US Fed chief Bernanke sees prolonged home construction depression

10 February 2012 19:28  [Source: ICIS news]

WASHINGTON (ICIS)--The long-troubled US home building industry may remain depressed for several years, US Federal Reserve Board chairman Ben Bernanke said on Friday, warning that 1m foreclosed properties will likely be dumped on the housing market in each of the next few years.

Speaking at a meeting of the National Association of Home Builders (NAHB), Bernanke said that “a very large number of additional [foreclosed] homes are poised to come on the owner-occupied market”.

In his remarks, he noted that in each of the last few years, as many as 2m foreclosed homes have flooded the nation’s housing market, “crowding out much of the need for new building”.

“Looking ahead, the relatively high rate of foreclosures is likely to continue for a while,” he said.

“We estimate that an additional 1m foreclosed properties could be added... in each of the next few years,” he added.

The US housing sector, and especially new home building, is a crucial downstream consumer for a wide variety of chemicals, resins and derivatives, either as components in completed new homes or in production of end-use construction materials, equipment and furnishings.

Bernanke said that even as the prolonged housing crisis is aggravated by the expected ongoing flood of foreclosed properties, a number of factors are reducing home-buying demand.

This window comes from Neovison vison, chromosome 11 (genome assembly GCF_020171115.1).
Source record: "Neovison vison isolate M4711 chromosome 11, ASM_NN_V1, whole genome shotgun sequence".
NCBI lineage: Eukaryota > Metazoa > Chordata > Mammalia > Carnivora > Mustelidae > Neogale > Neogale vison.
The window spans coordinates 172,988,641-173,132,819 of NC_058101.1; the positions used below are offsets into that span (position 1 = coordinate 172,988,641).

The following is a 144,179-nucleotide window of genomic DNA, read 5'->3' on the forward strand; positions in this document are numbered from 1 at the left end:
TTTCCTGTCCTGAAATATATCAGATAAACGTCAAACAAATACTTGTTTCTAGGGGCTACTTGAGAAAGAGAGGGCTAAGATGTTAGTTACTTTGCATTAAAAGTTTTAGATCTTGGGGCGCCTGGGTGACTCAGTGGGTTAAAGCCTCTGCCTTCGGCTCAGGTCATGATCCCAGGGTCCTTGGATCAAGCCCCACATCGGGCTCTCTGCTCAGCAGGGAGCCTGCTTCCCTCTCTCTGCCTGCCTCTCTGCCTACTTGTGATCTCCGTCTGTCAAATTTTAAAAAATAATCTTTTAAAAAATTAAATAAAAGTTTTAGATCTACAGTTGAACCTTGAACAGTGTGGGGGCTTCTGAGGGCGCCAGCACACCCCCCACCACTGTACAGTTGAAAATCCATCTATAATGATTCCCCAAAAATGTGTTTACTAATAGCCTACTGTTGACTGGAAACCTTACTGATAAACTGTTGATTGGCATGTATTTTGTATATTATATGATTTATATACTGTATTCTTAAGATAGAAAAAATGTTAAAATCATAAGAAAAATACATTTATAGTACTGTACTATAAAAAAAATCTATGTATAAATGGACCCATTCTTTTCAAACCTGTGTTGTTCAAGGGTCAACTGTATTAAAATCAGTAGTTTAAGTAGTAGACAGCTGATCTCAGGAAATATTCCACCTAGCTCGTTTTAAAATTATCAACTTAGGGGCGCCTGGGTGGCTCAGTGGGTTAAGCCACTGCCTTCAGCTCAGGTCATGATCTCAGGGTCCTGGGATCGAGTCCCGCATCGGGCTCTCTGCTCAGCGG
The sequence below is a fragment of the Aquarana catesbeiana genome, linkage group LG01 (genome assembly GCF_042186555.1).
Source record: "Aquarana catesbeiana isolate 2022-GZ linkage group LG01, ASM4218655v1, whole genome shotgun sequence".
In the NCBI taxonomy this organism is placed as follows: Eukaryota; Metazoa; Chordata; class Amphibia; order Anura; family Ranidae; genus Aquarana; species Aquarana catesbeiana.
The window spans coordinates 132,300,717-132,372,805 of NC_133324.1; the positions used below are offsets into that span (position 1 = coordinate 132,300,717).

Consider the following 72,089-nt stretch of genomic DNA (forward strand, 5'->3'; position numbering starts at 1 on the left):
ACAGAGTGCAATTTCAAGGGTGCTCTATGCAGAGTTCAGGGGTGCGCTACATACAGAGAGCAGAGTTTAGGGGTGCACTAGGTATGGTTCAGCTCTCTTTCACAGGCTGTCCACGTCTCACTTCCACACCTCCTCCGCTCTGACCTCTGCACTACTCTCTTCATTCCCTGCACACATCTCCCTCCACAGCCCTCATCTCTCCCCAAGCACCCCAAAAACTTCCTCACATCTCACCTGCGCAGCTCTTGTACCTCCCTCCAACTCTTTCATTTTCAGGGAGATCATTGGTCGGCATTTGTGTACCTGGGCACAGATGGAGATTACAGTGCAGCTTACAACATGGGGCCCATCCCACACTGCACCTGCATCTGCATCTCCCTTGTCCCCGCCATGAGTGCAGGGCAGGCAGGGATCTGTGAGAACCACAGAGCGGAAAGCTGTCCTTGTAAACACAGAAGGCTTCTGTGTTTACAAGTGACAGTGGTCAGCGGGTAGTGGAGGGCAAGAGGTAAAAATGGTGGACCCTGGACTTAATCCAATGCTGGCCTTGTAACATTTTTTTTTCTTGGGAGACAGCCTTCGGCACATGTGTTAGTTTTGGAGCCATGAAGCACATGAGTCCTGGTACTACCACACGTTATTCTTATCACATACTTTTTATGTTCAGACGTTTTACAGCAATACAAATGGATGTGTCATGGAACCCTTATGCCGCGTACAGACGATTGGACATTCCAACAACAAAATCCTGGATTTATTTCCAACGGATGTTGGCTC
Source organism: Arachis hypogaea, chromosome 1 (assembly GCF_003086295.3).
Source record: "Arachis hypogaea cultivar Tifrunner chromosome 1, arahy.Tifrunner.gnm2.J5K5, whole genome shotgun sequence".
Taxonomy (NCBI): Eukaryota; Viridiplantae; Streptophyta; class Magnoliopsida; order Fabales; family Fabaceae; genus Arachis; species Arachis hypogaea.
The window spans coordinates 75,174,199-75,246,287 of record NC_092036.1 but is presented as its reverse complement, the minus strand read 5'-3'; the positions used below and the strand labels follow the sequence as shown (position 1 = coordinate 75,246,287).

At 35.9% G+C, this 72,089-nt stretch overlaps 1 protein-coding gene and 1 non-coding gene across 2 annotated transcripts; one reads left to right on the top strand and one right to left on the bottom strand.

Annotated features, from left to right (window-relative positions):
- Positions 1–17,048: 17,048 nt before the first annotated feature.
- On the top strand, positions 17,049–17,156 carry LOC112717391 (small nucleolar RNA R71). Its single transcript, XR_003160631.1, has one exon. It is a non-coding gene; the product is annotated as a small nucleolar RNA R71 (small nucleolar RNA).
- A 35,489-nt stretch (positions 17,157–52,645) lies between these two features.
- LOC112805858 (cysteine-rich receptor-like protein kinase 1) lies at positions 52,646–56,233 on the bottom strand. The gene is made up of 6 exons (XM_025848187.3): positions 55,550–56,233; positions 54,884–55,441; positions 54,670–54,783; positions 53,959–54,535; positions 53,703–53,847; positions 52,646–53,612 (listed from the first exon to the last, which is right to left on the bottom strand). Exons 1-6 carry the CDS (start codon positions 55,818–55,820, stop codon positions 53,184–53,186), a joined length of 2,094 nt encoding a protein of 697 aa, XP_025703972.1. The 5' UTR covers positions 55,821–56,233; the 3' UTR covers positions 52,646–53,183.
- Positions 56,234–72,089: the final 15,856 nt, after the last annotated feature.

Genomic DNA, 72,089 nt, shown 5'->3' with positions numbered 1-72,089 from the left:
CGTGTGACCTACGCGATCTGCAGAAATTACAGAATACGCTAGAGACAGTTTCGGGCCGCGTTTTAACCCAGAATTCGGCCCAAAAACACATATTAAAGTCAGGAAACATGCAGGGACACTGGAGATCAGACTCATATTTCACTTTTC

“Household formation has been down, particularly among young adults,” he said, referring to what usually would be creation of new families and related housing demand as young people leave their parents’ homes and go out on their own.

“High unemployment and uncertain job prospects may have reduced the willingness of some households to commit to home ownership,” he said, noting too that even young couples seeking a home to purchase may be thwarted by continuing tight credit criteria.

“Additionally, housing may no longer be viewed as the secure investment it once was thought to be, given uncertainty about future home prices and the economy more generally,” he said.

As a measure of the decline in new home construction, Bernanke noted that during the 15 years preceding the housing bubble collapse in 2008, the pace of single-family housing starts had never fallen below 1m units annually.

“Since 2009, the pace of single-family housing starts has averaged less than 500,000 units per year,” he said.

Bernanke indicated that the situation for new home construction is not likely to improve any time soon.

For one thing, he said, “the problem of tight mortgage credit will not be solved easily or quickly”.

Paul Hodges studies key influences shaping the chemical industry in Chemicals and the Economy


By: Joe Kamalick
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